Media Competition and Electoral Politics

A. Piolatto, F. Schuett

Research output: Working paperDiscussion paperOther research output

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Abstract

Abstract: We build a framework linking competition in the media market to political participation, media slant, and selection of politicians. Media outlets report on the ability of candidates running for office and compete for audience through their choice of slant. Citizens derive utility from following a rule that maximises their group's welfare. The rule speci fies whether to vote and consume news. Our results can reconcile seemingly contradictory empirical evidence showing that entry in the media market can either increase or decrease turnout. We also provide insights about the impact of competition on the most competent candidate's chance of election.
Original languageEnglish
Place of PublicationTilburg
PublisherEconomics
Number of pages39
Volume2013-072
Publication statusPublished - 2013

Publication series

NameCentER Discussion Paper
Volume2013-072

Fingerprint

politics
candidacy
market
political participation
politician
voter
news
election
welfare
citizen
ability
evidence
Group

Keywords

  • Demand for news
  • Electoral turnout
  • Group-rule utilitarianism
  • Media bias

Cite this

Piolatto, A., & Schuett, F. (2013). Media Competition and Electoral Politics. (CentER Discussion Paper; Vol. 2013-072). Tilburg: Economics.
Piolatto, A. ; Schuett, F. / Media Competition and Electoral Politics. Tilburg : Economics, 2013. (CentER Discussion Paper).
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Piolatto, A & Schuett, F 2013 'Media Competition and Electoral Politics' CentER Discussion Paper, vol. 2013-072, Economics, Tilburg.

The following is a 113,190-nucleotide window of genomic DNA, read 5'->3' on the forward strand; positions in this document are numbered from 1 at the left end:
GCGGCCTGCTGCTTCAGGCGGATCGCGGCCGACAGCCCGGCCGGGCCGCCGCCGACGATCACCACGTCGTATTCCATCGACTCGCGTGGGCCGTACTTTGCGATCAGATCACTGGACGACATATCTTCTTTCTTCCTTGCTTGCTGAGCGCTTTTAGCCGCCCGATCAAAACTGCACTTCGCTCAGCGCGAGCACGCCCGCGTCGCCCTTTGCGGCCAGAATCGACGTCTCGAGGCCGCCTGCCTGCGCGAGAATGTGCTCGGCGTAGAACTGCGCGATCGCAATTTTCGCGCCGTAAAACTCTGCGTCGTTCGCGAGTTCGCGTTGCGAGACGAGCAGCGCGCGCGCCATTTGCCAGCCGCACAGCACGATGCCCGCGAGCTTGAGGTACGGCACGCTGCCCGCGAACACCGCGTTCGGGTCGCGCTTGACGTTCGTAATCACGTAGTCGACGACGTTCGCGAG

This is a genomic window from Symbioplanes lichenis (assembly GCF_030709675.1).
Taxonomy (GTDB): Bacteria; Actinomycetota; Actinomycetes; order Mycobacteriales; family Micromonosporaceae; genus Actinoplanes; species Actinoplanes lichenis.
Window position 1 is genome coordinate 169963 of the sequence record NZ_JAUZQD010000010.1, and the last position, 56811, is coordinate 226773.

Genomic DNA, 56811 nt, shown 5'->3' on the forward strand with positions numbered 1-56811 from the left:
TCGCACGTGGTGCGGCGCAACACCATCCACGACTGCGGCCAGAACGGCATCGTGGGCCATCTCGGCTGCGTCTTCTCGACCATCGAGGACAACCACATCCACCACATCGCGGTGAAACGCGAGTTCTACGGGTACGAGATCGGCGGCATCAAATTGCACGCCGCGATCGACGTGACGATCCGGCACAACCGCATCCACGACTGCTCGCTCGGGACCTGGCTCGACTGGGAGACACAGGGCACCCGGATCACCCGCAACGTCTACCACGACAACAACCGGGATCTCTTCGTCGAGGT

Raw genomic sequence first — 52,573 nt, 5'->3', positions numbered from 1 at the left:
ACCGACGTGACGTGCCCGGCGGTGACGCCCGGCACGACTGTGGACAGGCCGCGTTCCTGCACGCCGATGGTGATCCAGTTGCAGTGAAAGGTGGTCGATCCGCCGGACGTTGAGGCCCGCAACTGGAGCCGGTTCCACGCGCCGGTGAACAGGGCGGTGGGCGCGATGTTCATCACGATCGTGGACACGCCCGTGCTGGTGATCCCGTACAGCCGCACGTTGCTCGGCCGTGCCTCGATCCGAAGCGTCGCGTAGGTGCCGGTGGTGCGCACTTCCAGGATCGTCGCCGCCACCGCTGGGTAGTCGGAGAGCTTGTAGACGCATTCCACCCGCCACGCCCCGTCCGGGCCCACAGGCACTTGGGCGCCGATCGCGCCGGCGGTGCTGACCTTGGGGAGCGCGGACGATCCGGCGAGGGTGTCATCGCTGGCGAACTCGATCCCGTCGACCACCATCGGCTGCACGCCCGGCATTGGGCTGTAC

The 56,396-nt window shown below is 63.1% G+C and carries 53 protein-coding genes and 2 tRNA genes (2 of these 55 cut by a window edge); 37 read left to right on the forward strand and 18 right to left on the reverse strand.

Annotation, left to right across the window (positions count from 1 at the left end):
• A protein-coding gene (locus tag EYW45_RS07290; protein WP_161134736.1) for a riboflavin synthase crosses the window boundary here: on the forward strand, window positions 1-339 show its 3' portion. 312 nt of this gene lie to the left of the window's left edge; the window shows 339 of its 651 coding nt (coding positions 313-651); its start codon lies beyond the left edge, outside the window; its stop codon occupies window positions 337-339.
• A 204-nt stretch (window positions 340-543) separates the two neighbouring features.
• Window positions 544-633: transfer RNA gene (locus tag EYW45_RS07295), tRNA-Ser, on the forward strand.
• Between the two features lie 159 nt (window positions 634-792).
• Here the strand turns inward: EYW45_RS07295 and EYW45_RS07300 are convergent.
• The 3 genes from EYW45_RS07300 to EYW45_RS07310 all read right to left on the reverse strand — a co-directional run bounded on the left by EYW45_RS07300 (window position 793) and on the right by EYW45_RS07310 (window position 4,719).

Media Competition and Electoral Politics. / Piolatto, A.; Schuett, F.

Tilburg : Economics, 2013. (CentER Discussion Paper; Vol. 2013-072).

Research output: Working paperDiscussion paperOther research output

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T1 - Media Competition and Electoral Politics

AU - Piolatto, A.

AU - Schuett, F.

N1 - Pagination: 39

PY - 2013

Y1 - 2013

N2 - Abstract: We build a framework linking competition in the media market to political participation, media slant, and selection of politicians. Media outlets report on the ability of candidates running for office and compete for audience through their choice of slant. Citizens derive utility from following a rule that maximises their group's welfare. The rule speci fies whether to vote and consume news. Our results can reconcile seemingly contradictory empirical evidence showing that entry in the media market can either increase or decrease turnout. We also provide insights about the impact of competition on the most competent candidate's chance of election.

AB - Abstract: We build a framework linking competition in the media market to political participation, media slant, and selection of politicians. Media outlets report on the ability of candidates running for office and compete for audience through their choice of slant. Citizens derive utility from following a rule that maximises their group's welfare. The rule speci fies whether to vote and consume news. Our results can reconcile seemingly contradictory empirical evidence showing that entry in the media market can either increase or decrease turnout. We also provide insights about the impact of competition on the most competent candidate's chance of election.

KW - Demand for news

KW - Electoral turnout

KW - Group-rule utilitarianism

KW - Media bias

M3 - Discussion paper

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T3 - CentER Discussion Paper

BT - Media Competition and Electoral Politics

PB - Economics

CY - Tilburg

ER -

Piolatto A, Schuett F. Media Competition and Electoral Politics. Tilburg: Economics. 2013. (CentER Discussion Paper).